Southern Africa

Southern Africa

by / Comments Off / 35 View / 6th December 2012

South Africa

NOBEL Peace Prize Laureate and activist Archbishop Emeritus Desmond Tutu will be honoured for his contribution to building a universal culture of human rights around the world, the UN Educational, Scientific and Cultural Organisation (UNESCO) HAS announced.

Archbishop Tutu was selected to receive this year’s UNESCO/Bilbao Prize, for ‘the outstanding role he played in building the new democratic, non-racial South Africa and his invaluable contribution as Chairperson of South Africa’s Truth and Reconciliation Commission, to national reconstruction which became a model for other post-conflict societies’.

The Prize recognizes his activism, particularly with young people, to promote non-violence and oppose all forms of discrimination and injustice. Archbishop Tutu will be formally awarded the prize on 10 December, which is observed globally as Human Rights Day.



THE Namibian government said it had so far managed to recover N$38 million, as it attempts to recoup the missing millions belonging to the Offshore Development Corporation (ODC). The Minister of Presidential Affairs, Dr Albert Kawana, told parliament that the money was recovered by liquidating assets of individuals involved in the alleged fraud.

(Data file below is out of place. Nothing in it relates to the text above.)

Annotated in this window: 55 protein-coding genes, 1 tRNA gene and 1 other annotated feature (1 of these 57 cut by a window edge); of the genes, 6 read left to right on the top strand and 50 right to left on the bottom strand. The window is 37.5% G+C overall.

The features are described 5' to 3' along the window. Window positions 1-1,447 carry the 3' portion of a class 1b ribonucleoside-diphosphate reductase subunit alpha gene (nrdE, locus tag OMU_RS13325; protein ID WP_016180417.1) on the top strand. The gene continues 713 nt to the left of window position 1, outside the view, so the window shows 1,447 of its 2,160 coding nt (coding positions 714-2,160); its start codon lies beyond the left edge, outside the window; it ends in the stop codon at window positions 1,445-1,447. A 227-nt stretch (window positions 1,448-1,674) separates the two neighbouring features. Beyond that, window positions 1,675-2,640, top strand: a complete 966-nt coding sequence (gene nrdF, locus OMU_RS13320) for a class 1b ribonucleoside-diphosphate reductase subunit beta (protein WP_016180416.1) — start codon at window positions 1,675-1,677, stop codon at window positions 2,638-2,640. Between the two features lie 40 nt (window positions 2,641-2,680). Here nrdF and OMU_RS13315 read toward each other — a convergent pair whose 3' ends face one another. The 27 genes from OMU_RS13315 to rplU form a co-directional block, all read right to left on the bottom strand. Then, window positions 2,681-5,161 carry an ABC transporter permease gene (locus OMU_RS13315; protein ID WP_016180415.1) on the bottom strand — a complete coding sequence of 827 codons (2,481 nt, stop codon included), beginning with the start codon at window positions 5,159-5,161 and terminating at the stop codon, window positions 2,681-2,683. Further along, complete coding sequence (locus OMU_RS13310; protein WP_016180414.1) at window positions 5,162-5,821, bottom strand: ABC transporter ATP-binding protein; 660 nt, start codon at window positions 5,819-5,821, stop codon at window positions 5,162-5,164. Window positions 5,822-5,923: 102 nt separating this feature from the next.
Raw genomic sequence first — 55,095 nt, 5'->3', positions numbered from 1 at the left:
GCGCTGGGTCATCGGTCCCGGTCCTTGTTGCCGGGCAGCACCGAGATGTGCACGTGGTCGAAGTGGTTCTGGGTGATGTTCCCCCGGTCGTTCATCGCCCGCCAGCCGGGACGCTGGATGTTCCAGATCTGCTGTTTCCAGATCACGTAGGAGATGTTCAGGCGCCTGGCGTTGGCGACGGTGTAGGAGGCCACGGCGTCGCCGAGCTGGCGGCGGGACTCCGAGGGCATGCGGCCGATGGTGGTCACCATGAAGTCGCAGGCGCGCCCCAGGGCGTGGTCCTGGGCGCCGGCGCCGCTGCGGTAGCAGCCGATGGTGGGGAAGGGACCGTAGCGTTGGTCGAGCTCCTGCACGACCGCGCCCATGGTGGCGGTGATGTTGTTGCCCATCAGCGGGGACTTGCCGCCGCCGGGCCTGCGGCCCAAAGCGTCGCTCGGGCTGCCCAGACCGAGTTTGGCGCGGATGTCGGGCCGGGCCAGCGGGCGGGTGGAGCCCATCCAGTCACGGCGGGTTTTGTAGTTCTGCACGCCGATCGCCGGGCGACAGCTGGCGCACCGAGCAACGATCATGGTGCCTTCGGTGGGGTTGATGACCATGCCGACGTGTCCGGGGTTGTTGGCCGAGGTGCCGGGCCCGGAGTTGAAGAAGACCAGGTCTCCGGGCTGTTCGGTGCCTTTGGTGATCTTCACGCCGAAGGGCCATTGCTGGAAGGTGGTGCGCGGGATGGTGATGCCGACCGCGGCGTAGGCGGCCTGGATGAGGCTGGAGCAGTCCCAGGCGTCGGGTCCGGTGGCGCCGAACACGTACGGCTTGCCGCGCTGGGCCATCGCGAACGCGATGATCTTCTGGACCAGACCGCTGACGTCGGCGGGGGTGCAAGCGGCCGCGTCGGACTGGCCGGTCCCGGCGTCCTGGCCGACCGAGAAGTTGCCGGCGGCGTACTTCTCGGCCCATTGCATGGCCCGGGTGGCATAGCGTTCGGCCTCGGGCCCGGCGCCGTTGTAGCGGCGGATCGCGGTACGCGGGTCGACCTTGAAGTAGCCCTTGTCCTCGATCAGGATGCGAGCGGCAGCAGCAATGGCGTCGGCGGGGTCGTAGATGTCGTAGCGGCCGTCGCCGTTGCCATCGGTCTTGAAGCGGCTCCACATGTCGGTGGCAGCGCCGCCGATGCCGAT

Kawana, who is also the Attorney-General, added that measures were being put in place to recover an additional amount of close to N$5 million out of the more than N$100 million entrusted to dubious investment companies by the ODC.

‘This is sometimes a slow process and indeed even frustrating. I can, however, promise that we will leave no stone unturned in this matter until all those involved are brought before the law,’ said Kawana.

The ODC invested millions of dollars, with no contracts, security or repayment arrangements in questionable companies instead of well-established and reputable businesses. When no returns on investment were recorded, the government began an investigation and discovered that the money had left the country. The Office of the Prosecutor-General turned to South Africa and Botswana to help in tracing the missing millions.